A survey was undertaken with the international students in Ireland and the results of the survey spoke about the discrimination students experience in Ireland. Nearly 40% of survey respondents revealed that they had either witnessed or been the victim of discrimination and racism.
The Irish Council for International Students conducted a new review that can provide additional insights into the lived experiences of international students. The survey was an online study in multiple languages as well as two focus groups which consisted of about 760 international students from 75 countries.
The major conclusions included the fact that 79 per cent of respondents had their mental health suffer as a result of the pandemic, with many citing feelings of isolation, depression, and anxiety.
“Many international students in Ireland are facing hugely challenging conditions that negatively impact their academic performance, their ability to work and live adequately their mental health, and their overall wellbeing,” said Laura Harmon, executive director of ICOS.
“Many of these problems, although not new, have been highlighted and exacerbated by Covid-19, and additional challenges have arisen as a direct result of the pandemic”.
Of the 760 international students who were the participants of the study, 58 per cent said they were studying at an Irish higher education institute and 42 per cent said they were studying at an English language school.
Study participants were polled on issues such as immigration, medical insurance, online learning and support, employment, well-being, housing, and racism.
Approximately 40% of those polled said they had witnessed or been victims of racism in Ireland, with only 5% reporting the matter. The observations of isolation, depression, and anxiety, as well as difficulties accessing adequate mental health support, were mentioned by 79 per cent of those who reported mental health concerns.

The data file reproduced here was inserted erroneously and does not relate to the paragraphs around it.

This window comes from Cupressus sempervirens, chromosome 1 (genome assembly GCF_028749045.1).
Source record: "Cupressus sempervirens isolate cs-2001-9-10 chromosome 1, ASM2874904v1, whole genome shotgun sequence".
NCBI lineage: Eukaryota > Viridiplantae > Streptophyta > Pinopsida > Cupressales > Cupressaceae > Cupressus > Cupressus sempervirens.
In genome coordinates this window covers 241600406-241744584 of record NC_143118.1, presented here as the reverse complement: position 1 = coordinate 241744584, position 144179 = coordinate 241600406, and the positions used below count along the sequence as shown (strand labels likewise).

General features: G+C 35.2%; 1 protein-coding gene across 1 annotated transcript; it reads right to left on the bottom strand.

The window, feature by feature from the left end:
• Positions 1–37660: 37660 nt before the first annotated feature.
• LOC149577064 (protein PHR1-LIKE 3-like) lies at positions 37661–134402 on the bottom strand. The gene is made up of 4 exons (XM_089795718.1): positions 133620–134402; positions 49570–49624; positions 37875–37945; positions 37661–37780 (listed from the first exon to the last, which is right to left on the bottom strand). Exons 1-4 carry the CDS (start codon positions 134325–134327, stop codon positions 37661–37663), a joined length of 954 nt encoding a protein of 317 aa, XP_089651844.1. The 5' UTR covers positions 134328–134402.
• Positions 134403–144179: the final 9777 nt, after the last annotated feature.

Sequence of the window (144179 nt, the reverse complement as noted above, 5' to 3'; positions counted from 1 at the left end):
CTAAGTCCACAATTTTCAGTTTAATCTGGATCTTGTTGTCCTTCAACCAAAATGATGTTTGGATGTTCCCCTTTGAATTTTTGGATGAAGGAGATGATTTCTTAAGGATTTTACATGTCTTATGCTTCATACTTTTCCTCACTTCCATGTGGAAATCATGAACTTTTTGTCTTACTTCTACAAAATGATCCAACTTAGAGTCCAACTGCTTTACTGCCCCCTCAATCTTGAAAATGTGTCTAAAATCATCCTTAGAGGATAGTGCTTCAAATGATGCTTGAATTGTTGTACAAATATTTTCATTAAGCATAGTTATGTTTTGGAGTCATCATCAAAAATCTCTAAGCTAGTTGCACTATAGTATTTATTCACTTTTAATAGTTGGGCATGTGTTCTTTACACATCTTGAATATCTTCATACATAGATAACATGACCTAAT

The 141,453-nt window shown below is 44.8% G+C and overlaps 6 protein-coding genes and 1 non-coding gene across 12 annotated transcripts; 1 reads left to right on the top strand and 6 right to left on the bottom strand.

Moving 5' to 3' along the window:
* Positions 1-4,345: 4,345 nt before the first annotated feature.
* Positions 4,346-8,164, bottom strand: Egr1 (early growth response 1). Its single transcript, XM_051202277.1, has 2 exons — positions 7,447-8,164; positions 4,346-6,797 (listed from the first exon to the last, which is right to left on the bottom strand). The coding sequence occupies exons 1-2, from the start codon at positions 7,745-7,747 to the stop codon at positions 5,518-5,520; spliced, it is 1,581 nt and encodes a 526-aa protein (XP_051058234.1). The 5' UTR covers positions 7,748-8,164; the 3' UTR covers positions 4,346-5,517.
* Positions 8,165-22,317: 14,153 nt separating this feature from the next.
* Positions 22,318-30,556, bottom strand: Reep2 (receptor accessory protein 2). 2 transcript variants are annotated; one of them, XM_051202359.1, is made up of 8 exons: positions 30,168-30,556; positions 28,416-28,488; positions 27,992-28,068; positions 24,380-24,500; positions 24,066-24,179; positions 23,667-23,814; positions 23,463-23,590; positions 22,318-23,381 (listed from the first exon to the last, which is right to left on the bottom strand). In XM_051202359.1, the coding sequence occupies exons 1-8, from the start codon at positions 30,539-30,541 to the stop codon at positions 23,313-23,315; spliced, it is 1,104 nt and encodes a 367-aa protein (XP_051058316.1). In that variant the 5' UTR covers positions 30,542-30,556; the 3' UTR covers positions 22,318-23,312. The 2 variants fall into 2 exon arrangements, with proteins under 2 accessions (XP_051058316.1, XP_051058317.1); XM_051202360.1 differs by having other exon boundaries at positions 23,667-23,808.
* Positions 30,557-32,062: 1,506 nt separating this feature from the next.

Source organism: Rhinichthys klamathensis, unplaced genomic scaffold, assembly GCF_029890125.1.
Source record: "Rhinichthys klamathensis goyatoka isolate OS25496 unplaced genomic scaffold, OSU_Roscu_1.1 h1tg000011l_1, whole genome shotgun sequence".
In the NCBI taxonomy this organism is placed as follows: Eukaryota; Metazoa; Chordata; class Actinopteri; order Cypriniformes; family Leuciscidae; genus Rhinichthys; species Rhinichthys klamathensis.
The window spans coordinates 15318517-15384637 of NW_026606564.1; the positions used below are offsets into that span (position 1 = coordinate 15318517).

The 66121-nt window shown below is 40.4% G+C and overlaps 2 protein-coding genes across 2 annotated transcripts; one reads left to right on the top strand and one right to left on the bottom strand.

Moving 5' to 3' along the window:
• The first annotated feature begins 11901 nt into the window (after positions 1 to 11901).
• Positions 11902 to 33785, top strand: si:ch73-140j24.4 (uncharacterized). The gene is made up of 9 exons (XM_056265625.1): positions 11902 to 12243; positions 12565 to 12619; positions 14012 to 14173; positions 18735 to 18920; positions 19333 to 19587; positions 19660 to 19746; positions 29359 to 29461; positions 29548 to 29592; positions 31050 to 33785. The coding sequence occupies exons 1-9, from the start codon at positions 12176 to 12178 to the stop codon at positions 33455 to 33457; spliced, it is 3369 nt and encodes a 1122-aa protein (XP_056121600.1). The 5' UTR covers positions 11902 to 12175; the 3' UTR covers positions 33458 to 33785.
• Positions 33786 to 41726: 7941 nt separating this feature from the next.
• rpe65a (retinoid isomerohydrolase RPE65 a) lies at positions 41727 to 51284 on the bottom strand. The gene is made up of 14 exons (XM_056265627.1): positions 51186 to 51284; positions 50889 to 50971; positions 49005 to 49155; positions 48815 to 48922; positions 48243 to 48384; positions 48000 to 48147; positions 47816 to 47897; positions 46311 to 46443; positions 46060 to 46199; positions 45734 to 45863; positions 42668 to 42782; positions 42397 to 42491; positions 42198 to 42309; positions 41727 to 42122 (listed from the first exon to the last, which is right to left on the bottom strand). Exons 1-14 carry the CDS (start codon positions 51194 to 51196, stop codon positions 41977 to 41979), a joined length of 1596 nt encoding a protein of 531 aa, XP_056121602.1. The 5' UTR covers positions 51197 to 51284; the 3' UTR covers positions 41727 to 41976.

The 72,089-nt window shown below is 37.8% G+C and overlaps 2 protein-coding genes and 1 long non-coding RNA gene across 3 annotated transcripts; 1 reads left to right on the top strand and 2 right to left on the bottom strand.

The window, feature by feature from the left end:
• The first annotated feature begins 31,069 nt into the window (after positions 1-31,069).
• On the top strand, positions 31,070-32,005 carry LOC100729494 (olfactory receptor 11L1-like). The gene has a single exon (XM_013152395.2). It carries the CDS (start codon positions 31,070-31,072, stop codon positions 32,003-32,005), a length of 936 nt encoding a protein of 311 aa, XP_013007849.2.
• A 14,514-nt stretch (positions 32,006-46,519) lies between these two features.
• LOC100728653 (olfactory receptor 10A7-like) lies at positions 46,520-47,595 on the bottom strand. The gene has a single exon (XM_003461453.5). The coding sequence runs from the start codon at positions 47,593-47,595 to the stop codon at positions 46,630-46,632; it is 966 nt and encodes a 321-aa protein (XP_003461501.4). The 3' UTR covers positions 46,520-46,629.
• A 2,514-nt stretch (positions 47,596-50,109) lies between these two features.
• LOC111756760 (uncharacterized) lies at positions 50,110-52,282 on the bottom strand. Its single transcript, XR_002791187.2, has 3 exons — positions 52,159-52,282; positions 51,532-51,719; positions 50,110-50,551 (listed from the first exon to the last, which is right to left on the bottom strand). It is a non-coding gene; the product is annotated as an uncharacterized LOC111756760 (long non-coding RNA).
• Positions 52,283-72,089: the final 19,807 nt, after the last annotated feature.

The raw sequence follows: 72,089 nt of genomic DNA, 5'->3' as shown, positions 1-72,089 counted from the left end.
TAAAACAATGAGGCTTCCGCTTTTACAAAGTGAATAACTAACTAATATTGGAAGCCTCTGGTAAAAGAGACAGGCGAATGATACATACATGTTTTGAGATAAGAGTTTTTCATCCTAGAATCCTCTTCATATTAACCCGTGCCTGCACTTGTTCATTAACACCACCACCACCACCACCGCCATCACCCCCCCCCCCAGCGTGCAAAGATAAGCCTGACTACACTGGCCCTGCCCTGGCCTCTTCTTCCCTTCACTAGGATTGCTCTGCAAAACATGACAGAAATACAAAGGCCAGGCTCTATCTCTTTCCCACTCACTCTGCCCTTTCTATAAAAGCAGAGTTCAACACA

Another source of concern was housing, with 63 per cent of ELS students and 28 per cent of HEI students sharing a room with at least one other person. Students report that the limited availability and high cost of housing are serious barriers.
Amidst these difficulties, when asked about their overall student experience, 50% of survey participants reported a positive experience. Moreover, more than a quarter (26%) of respondents had a negative experience, while the remaining 24 per cent were neutral.
“While the pandemic has negatively impacted the entire student population in Ireland, our report shows that restrictions have hit international students particularly hard,” explained Harmon. “Poor, expensive and overcrowded accommodation; the high cost of living, which often leaves students struggling to meet their basic needs; and barriers to accessing employment are among the other serious issues identified by the students,” she said.
In addition to the challenges posed directly by the pandemic, ICOS research points to a number of larger issues confronting overseas students in Ireland. The CEO of Marketing English in Ireland, David O’Grady, stated that he was aware of the difficulties that lockdowns had caused for students. She also stated that MEI participated in the Irish Government’s inter-departmental ELE Working Group Along with ICOS which was formed to address student welfare issues as soon as the lockdown occurred.
The Chairperson of the Progressive College Network, David Rusell, acknowledged that racism existed in Ireland, but claimed that it stemmed from a small group of people and was not symbolic of attitudes toward international students in general. “I would consider Ireland to be a very welcoming place, as a nation which has, over the last 200 years, spread our diaspora all around planet earth,” he said.
“That’s not to explain this away and make out like it isn’t important. It is important. And it absolutely shouldn’t happen. But I do think from the point of view of the language schools, we do everything we can to welcome the students and make them feel wanted,” he added.